81 (2006) 1: Human Rights Convenants: Revisited After 40 Years
World Culture vs. Particularism: The Debate on the Universality of Human Rights Norms from the Perspective of Treaty Ratification
The article summarizes recent research results on the relationship between the ratification of major human rights treaties and their impact on evaluations of human rights violations. On the one hand, a global shift in the ratification of human rights treaties is observable, which indicates that international human rights norms have acquired a universal character. On the other hand, the ratification of treaties does not correlate with an improvement in human rights practices. The article presents various theories of International Relations and (1) discusses how these theories position themselves with regard to the debate on the cultural relativism of international human rights norms and (2) how they explain the lack of enforcement of human rights norms. It argues that IR theories have contributed to rationalizing the cultural explanation for non-compliance in the area of human rights and have circumscribed the scope of essentialist cultural explanations.
Epistula (non) erubescit. The system of state reporting as instrument of international law enforcement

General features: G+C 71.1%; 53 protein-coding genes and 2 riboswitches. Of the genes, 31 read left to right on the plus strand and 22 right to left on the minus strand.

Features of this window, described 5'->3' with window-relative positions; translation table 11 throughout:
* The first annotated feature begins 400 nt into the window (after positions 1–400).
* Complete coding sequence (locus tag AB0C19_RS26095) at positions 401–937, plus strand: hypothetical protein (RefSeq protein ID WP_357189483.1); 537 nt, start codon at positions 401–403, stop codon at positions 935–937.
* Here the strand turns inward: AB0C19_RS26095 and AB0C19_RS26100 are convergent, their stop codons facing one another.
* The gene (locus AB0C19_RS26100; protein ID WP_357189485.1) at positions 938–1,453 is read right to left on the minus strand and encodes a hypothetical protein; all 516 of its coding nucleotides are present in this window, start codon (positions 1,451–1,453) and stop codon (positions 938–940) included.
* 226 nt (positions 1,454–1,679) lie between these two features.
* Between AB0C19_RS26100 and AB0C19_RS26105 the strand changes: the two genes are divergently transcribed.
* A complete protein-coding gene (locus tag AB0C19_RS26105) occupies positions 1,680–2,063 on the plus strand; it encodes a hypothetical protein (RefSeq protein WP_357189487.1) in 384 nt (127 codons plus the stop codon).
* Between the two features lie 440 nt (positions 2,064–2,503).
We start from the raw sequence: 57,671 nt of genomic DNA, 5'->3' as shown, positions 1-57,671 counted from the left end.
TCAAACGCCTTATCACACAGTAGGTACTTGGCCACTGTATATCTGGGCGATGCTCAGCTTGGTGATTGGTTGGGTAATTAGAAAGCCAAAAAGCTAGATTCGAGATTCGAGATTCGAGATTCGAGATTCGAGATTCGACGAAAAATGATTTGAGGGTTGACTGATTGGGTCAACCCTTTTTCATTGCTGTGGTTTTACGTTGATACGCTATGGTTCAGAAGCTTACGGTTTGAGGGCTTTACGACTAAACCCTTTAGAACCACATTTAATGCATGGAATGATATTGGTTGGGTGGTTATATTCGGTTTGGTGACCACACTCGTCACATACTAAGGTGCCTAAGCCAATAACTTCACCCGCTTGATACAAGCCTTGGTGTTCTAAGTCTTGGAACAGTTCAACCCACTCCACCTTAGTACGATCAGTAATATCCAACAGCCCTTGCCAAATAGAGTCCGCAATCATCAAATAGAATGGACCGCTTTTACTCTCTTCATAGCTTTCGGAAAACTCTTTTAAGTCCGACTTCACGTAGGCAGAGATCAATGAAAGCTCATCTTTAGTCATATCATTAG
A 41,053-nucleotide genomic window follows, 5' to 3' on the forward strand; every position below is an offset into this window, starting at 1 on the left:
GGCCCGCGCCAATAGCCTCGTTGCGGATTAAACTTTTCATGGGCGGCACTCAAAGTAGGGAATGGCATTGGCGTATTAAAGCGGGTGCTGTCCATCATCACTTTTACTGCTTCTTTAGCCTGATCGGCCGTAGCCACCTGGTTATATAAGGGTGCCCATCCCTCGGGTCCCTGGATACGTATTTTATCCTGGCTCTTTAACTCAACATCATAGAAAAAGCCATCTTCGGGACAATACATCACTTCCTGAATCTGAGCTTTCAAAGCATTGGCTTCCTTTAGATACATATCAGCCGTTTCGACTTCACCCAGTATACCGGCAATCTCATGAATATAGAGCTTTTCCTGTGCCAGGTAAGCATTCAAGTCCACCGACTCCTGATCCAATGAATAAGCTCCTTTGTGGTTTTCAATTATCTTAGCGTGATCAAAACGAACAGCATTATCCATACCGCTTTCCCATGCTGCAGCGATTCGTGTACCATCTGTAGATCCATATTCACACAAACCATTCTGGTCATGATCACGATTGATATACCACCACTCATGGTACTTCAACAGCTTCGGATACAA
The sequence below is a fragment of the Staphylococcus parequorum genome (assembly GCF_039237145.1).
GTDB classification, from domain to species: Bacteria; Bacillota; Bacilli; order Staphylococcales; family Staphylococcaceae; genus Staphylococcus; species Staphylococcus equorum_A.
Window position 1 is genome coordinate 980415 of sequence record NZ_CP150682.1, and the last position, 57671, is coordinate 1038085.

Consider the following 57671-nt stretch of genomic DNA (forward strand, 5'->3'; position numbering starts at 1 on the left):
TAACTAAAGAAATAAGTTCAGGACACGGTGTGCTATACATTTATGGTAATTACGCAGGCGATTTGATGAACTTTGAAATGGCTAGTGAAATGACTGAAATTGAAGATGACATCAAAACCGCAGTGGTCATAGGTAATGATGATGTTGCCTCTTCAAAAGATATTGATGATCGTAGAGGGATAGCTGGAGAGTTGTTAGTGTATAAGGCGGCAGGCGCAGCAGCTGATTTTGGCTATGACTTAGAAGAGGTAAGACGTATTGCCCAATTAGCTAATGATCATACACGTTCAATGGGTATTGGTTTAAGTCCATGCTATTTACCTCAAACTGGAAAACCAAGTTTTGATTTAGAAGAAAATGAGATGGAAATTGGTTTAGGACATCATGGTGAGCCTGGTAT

This article examines the central instrument of international law enforcement within the International Covenant on Civil and Political Rights (ICCPR), the mandatory system of state reporting. It analyzes the impact of the reporting procedure on national human rights policies, factors undermining its effectiveness, and the potential of the reform process to help strengthen the procedure and contribute to its enforcement. The author argues that (1) despite restricted competences and limited resources, the reporting procedure contributes to a certain extent to compliance de jure. But it is difficult to establish whether the procedure contributes to the de facto improvement of national human rights performance. (2) The procedure suffers from a heavy workload and lacks the necessary recognition and publicity. (3) The current plans for a reform of the treaty bodies might help to overcome some of the problems mentioned in this article, others will remain in the foreseeable future.
Monitoring and Measuring Human Rights – a brief survey